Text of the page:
Anterior Head Syndrome is an epidemic in our society. I could literally have a practice that just focuses on this serious primary condition. Anterior Head Syndrome, or AHS for short, is a structural condition in the human body where the head has moved anterior or forward compared to the upper back and shoulders (see picture above). Where should the head be, you ask? When looking at person from the side, the head should be centered directly over the shoulder. Because the ear is fairly centered on the side of the head, a good visual landmark for normal head position is the ear being centered over the middle of the shoulder.
Why the Epidemic?
Did mom ever tell you to "Sit up straight and don’t slouch?" Maybe you should have listened! Think about all the things we do that cause us to look down: poor ergonomics at a desk, laptops, texting, hand held video games, picking up children, reading, etc... Then there is the poor sitting issues such as the car (reclining the seat too far back) or the "slouch couch". And let us not forget that lager bellies (whether due to pregnancy or being over weight) will jut the head anteriorly to balance the body. So unless you are a svelte, ergonomically conscious ceiling painter, there is a good chance that you spend some time looking down with your head forward.
So whats the big deal?
Several things happen to the body when the head is anterior compared to the shoulder. For starters, the average adult human head weighs between 10 and 14 pounds and it takes minimal muscle effort to hold the head upright when it is centered over the shoulders. BUT, for every inch the head shifts forward, the weight of the head increases by at least 10 pounds, and the muscle effort needed to hold the head up significantly increases. Picture holding a bowling ball close to your body and then extending your arms forward with the bowling ball in your hands. The bowling ball gets much heavier as you extend the arms! Simple laws of physics and leverage. So your 10lb head now weighs 20- 30lbs if it is 1 - 2 inches abnormally anterior. This is why many people feel "tight" in their neck, shoulders, and upper back or tired at the end of the day.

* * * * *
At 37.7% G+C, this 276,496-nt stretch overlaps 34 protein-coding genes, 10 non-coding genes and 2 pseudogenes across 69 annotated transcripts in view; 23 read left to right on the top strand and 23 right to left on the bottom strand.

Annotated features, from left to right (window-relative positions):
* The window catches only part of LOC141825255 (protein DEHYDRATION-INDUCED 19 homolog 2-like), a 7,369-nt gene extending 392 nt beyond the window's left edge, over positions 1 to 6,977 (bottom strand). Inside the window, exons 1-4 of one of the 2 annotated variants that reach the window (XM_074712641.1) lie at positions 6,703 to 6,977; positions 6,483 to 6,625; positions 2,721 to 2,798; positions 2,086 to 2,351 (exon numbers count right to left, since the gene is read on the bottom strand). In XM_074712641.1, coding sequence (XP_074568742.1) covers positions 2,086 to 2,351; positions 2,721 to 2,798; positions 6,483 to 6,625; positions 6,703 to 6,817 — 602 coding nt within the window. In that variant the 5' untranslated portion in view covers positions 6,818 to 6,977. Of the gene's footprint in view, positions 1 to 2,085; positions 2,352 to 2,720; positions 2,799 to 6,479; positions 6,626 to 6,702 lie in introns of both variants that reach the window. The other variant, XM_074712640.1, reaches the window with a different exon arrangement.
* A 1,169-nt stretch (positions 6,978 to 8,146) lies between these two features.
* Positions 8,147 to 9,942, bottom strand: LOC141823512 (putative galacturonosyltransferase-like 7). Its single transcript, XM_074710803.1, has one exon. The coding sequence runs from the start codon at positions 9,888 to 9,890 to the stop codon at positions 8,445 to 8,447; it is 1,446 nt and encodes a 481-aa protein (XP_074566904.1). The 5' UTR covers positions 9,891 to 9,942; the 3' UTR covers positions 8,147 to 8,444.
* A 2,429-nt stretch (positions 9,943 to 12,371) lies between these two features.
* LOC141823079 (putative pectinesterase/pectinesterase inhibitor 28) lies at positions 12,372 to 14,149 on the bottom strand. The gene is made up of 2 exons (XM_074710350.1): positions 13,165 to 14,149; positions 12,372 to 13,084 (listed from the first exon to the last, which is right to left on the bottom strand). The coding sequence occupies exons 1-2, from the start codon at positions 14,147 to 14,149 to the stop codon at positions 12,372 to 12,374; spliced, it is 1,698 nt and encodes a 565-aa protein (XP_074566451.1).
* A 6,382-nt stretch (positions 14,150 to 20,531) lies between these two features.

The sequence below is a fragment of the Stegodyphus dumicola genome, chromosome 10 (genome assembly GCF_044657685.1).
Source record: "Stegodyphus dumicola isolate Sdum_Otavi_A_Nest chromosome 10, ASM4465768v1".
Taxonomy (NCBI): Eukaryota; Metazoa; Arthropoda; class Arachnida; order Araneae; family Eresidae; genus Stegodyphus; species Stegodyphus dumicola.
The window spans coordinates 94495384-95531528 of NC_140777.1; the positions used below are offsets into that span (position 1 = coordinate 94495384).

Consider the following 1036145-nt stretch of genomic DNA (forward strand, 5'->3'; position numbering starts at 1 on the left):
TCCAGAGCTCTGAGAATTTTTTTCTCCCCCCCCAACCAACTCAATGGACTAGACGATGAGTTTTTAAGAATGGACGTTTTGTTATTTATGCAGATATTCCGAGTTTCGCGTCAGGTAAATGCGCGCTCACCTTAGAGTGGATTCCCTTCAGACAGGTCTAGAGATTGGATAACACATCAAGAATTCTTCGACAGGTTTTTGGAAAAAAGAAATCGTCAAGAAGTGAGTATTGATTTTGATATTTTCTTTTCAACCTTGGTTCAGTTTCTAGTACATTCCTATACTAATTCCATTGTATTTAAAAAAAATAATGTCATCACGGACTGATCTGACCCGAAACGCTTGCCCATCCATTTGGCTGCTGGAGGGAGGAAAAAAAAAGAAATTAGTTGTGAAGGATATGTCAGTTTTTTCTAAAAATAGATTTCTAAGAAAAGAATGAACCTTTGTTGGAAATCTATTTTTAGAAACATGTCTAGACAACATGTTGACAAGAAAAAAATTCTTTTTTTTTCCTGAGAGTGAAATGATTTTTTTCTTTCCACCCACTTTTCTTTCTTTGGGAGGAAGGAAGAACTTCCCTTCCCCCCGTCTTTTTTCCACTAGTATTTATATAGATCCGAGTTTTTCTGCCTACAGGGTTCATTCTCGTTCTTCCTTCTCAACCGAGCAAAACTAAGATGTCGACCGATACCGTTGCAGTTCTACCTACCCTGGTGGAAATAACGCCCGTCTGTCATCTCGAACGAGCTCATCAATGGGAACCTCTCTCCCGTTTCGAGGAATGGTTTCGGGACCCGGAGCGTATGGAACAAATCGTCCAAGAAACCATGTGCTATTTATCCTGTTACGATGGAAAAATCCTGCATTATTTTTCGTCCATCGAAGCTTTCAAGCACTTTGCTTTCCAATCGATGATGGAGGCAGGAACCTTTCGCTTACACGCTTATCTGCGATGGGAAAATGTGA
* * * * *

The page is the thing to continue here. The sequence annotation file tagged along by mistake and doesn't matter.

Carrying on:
Oh, but there is more..
When the head goes anterior, abnormal stress and strain occurs on the bones, discs, nerves, and spinal cord. This is due to the abnormal structural alignment the spine takes in this anterior position. Many prestigious medical journals and health clinics have already proven that AHS causes:
- spinal decay
- disc herniation
- pinched nerves
- sympathetic nerve issues
- arm pain, carpal tunnel syndrome
- Dowager's Hump ("Granny Hump")
- digestive conditions (including reflux)
- dizziness (vertigo)
- headaches of all types
- low back pain
- neck pain
- numbness and tingling
- TMJ disorders
- sinus issues
- vision and hearing problem
- And MANY, MANY more!
The good news is that AHS can be corrected if caught earlier enough. Correcting AHS is not an easy task and can take some time and effort. Traditional chiropractic manipulative style treatments usually do very little to address the issue. Most physical therapy and massage style muscle treatments usually do very little to affect the, ligaments and neck curve aspect of AHS. We use specific corrective techniques and rehabilitation that is designed to correct AHS. Finding a provider that focuses on structural correction of the spine and one who works on AHS every day, is a crucial step in improving you health.
Questions or concerns about AHS?
In office consultations are no charge. Its a conversation not a commitment.
Have a Great Day!